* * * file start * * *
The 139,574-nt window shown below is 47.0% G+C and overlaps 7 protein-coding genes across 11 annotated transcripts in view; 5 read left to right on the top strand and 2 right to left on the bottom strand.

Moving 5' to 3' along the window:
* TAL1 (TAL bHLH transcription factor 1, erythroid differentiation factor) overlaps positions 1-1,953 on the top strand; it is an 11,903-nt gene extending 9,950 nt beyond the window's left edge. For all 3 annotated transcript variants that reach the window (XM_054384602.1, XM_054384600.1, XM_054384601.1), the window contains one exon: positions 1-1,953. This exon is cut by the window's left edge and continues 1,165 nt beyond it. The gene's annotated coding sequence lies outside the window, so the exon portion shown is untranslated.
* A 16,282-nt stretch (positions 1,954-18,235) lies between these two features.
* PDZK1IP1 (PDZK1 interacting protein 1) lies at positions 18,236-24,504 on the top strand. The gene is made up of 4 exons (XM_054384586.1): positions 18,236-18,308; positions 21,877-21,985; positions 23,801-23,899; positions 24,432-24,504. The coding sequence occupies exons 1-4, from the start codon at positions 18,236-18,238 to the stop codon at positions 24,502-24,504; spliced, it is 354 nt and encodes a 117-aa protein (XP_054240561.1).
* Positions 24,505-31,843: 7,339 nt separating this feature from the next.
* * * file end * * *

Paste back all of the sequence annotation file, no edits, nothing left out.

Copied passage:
The 139,574-nt window shown below is 47.0% G+C and overlaps 7 protein-coding genes across 11 annotated transcripts in view; 5 read left to right on the top strand and 2 right to left on the bottom strand.

Moving 5' to 3' along the window:
* TAL1 (TAL bHLH transcription factor 1, erythroid differentiation factor) overlaps positions 1-1,953 on the top strand; it is an 11,903-nt gene extending 9,950 nt beyond the window's left edge. For all 3 annotated transcript variants that reach the window (XM_054384602.1, XM_054384600.1, XM_054384601.1), the window contains one exon: positions 1-1,953. This exon is cut by the window's left edge and continues 1,165 nt beyond it. The gene's annotated coding sequence lies outside the window, so the exon portion shown is untranslated.
* A 16,282-nt stretch (positions 1,954-18,235) lies between these two features.
* PDZK1IP1 (PDZK1 interacting protein 1) lies at positions 18,236-24,504 on the top strand. The gene is made up of 4 exons (XM_054384586.1): positions 18,236-18,308; positions 21,877-21,985; positions 23,801-23,899; positions 24,432-24,504. The coding sequence occupies exons 1-4, from the start codon at positions 18,236-18,238 to the stop codon at positions 24,502-24,504; spliced, it is 354 nt and encodes a 117-aa protein (XP_054240561.1).
* Positions 24,505-31,843: 7,339 nt separating this feature from the next.